Bangladesh Worker Deaths May Change U.S. Shopping Habits

Photographer: Paul Thomas/Bloomberg

A group of retailers comprising mostly European chains, including Hennes & Mauritz AB and Inditex SA, pledged $60 million over five years to increase monitoring of conditions. Close

A group of retailers comprising mostly European chains, including Hennes & Mauritz AB... Read More

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Photographer: Paul Thomas/Bloomberg

A group of retailers comprising mostly European chains, including Hennes & Mauritz AB and Inditex SA, pledged $60 million over five years to increase monitoring of conditions.

About 70 percent of Americans have heard of the building collapse in Bangladesh that killed more than 1,000 people, and for some it means they’ll probably buy fewer goods made in the country.

Among those who learned of the deaths, 39 percent said they would probably buy fewer products produced in Bangladesh, according to a survey by Harris Poll of more than 2,000 adults from May 14-16. Women are more likely to change shopping habits than men, 42 percent to 34 percent, the poll showed.

The Rana Plaza factory, an eight-story building in Savar, Bangladesh that housed garment factories, collapsed on April 24, killing at least 1,127 people. As rescuers searched for survivors in the following weeks the rising death toll brought increased media coverage. The incident, which is one of the world’s deadliest industrial accidents, has prompted more calls for reform in Bangladesh after a fire in an apparel factory there killed 112 people in November.

Apparel accounts for 80 percent of the country’s exports and employs about 3.4 million people. As wages rose in other apparel-producing countries such as China, companies have turned to the cheaper labor in Bangladesh.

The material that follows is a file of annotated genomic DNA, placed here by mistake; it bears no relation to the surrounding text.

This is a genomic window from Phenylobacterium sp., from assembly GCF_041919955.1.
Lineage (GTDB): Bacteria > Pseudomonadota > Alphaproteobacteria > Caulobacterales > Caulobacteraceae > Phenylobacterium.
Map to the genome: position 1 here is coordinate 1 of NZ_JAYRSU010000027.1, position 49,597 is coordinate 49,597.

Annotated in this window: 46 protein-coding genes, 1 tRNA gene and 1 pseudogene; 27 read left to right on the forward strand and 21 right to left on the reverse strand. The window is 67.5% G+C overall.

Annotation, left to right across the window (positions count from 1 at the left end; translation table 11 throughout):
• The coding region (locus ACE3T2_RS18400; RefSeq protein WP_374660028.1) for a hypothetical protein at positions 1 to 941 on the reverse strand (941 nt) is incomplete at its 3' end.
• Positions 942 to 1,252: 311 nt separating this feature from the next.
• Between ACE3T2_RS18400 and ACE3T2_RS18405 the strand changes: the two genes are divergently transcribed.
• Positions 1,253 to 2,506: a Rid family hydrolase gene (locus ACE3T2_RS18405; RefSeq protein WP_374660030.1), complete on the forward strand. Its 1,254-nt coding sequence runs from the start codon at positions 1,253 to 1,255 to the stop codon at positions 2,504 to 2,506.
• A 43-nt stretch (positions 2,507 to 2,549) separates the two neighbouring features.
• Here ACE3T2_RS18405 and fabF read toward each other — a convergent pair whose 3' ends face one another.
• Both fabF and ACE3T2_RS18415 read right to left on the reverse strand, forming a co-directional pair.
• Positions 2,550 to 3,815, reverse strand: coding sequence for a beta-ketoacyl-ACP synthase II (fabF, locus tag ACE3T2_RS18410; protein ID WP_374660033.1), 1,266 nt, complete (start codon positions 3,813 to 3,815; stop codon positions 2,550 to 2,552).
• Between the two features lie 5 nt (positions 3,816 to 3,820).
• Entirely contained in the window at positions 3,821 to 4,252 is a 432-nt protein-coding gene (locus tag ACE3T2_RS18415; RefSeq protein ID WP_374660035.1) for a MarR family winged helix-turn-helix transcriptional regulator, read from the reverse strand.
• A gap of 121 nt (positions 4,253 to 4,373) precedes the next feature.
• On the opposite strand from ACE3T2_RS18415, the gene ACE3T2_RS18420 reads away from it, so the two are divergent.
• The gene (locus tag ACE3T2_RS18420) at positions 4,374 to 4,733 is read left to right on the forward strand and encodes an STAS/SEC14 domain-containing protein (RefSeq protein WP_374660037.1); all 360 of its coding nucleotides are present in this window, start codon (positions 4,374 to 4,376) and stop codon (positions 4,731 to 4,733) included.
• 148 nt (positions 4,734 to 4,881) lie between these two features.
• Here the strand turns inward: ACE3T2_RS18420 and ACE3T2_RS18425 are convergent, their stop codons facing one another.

Since the collapse, companies that buy clothes made by factories in Bangladesh have announced plans to improve safety. A group of retailers comprising mostly European chains, including Hennes & Mauritz AB (HMB) and Inditex SA (ITX), pledged $60 million over five years to increase monitoring of conditions.

Wal-Mart, Gap

Several U.S. chains, including Wal-Mart Stores Inc. and Gap Inc., didn’t sign the agreement. Wal-Mart, the world’s largest retailer, will instead make public the safety inspections of its 279 authorized suppliers in Bangladesh that are to be completed in the next six months. Gap has said it is “ready to sign,” pending a change to the provision regarding binding arbitration.

Workers there have also been protesting as they demand higher wages. The government has said it’s considering raising the minimum wage of about $39 a month.

The poll also asked respondents if they looked at labels to find out where a garment was made before purchasing, and 44 percent said they did. Americans older than 55 had the highest probability to do so at 53 percent. And while just 49 percent of respondents aged 18 to 34 had heard of the collapse, 86 percent of those aged 55 of higher knew.

Harris Poll asked these questions at the request of Bloomberg News.

To contact the reporter on this story: Matt Townsend in New York at mtownsend9@bloomberg.net

To contact the editor responsible for this story: Robin Ajello at rajello@bloomberg.net

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